7 Classic Bob Seger Performances

If you’re looking for a rocker who’s logged more miles than Bob Seger, your work’s cut out for you.

The original rock ‘n’ roll journeyman, Seger’s been gigging since 1961, when he was still just a teenager. He redefined the concert experience with the legendary tours captured on game-changing, multiplatinum live albums like 1976’s Live Bullet and 1981’s Nine Tonight. And with his farewell tour, Roll Me Away, ongoing, it’s the perfect time to savor some of the hottest onstage moments from all across the Ramblin’ Gamblin’ Man’s 58-year fireball of a career.


“Lucifer/Song for Rufus/Ramblin’ Gamblin’ Man” (1970)

Before Seger led the Silver Bullet Band to fame and glory, he fronted the Bob Seger System, a gritty garage-rock band with a blistering sound every ounce the equal of Detroit scene-mates The MC5. Here’s a glimpse of pre-stardom (even pre-beard) Seger in 1970 delivering three tunes, including his first hit, 1968’s “Ramblin’ Gamblin’ Man,” which would be featured more than 50 years later in Quentin Tarantino’s Once Upon a Time in Hollywood.


“Carol” (1971)

Among other things, Seger was the original roots rocker, having eagerly absorbed the lessons of the ’50s and ’60s rock ‘n’ roll and R&B records he grew up on. Appearing at the legendary 1971 rally for imprisoned Detroit activist/MC5 manager John Sinclair (which included everyone from John Lennon to Stevie Wonder), Seger nodded to his influences by leaping into a searing take on Chuck Berry’s 1958 tune “Carol.”


“Katmandu”/”Travelin’ Man”/”Beautiful Loser” (1976)

Seger’s 1976 Live Bullet album made him a fully fledged rock star, and this June 1976 show at Detroit’s Pontiac Stadium was a proud homecoming for the man who’d just conquered America after years as a regional phenomenon. With his Silver Bullet Band in full effect, he’s seen here slamming down a trio of tunes from the album, songs that represent both his rocking and reflective sides: “Katmandu,” “Travelin’ Man” and “Beautiful Loser.”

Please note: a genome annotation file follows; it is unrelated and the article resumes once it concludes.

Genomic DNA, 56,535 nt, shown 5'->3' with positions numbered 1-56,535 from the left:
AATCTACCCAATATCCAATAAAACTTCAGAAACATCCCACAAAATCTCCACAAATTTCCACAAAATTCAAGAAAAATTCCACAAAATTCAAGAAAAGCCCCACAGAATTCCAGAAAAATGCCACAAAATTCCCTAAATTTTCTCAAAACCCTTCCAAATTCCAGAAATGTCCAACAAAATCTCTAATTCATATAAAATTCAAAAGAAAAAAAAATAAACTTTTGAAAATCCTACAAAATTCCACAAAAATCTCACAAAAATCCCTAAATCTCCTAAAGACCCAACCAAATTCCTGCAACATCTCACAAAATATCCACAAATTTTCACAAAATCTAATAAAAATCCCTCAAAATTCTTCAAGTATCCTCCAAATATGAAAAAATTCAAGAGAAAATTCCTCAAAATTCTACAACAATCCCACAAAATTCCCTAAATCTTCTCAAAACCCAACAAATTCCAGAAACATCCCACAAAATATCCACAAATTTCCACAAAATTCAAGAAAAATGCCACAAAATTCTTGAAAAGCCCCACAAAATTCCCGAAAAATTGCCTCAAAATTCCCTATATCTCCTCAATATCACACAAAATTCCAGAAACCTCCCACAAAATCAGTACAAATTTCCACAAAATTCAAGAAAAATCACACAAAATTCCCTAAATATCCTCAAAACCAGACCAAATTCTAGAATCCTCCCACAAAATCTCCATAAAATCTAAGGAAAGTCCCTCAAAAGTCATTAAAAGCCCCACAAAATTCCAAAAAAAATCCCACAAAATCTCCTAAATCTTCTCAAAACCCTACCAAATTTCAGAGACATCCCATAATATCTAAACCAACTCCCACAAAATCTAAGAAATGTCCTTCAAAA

“Hollywood Nights” (1978)

By the time he played this San Diego show in 1978, Seger had two blockbuster studio LPs under his belt, Night Moves and Stranger in Town, after years of near misses. He was fully ensconced in his role as arena rock’s heartland hero — the Bob Seger the world at large came to know and love. He was feeling his oats here, pumping the crowd up with the surging energy of one of his latest hits, “Hollywood Nights,” and displaying the kind of masterful showman tactics that had massive audiences eating from the palm of his hand.


“Still the Same” (1978)

Let’s stay with the golden moment in Seger history represented by that San Diego ’78 show for just one more tune, another hit from his most recent record at the time. “Still the Same” was more about the one-two punch of emotional honesty and a poignant melody than getting the audience worked up into a rocking frenzy, but even when he was letting his tender side show, Seger could captivate the crowd like nobody else.


“Old Time Rock ‘n’ Roll” (1983)

Middle age had become a reality for Seger by the time he was touring in support of The Distance in 1983. And a hometown show that March in Detroit’s storied Cobo Hall was the perfect place for him to embrace that phase of his life by belting out the anthem that celebrates the old-school rock ‘n’ roll verities he was raised on, “Old Time Rock ‘n’ Roll.” Little did he know the song was about to enter the annals of pop culture in an entirely different way a few months later, when audiences first drank in a young, underwear-clad Tom Cruise losing his mind to it in Risky Business.


“Night Moves” (2017)

On September 23, 2017, Seger played the final concert at The Palace in Auburn Hills, Michigan, before the venue — famous as the home of the Detroit Pistons — closed its doors for good. By this time, the septuagenarian singer was a silver-haired elder statesman of rock ‘n’ roll. But when he sat down with his acoustic guitar to deliver the song that really started it all for him, “Night Moves,” time became elastic. He was simultaneously the callow teenager in the song and the weathered man of the world with the gravitas to make the story resonate all the more for the bittersweetness of his distance from his youth. 


Loading Events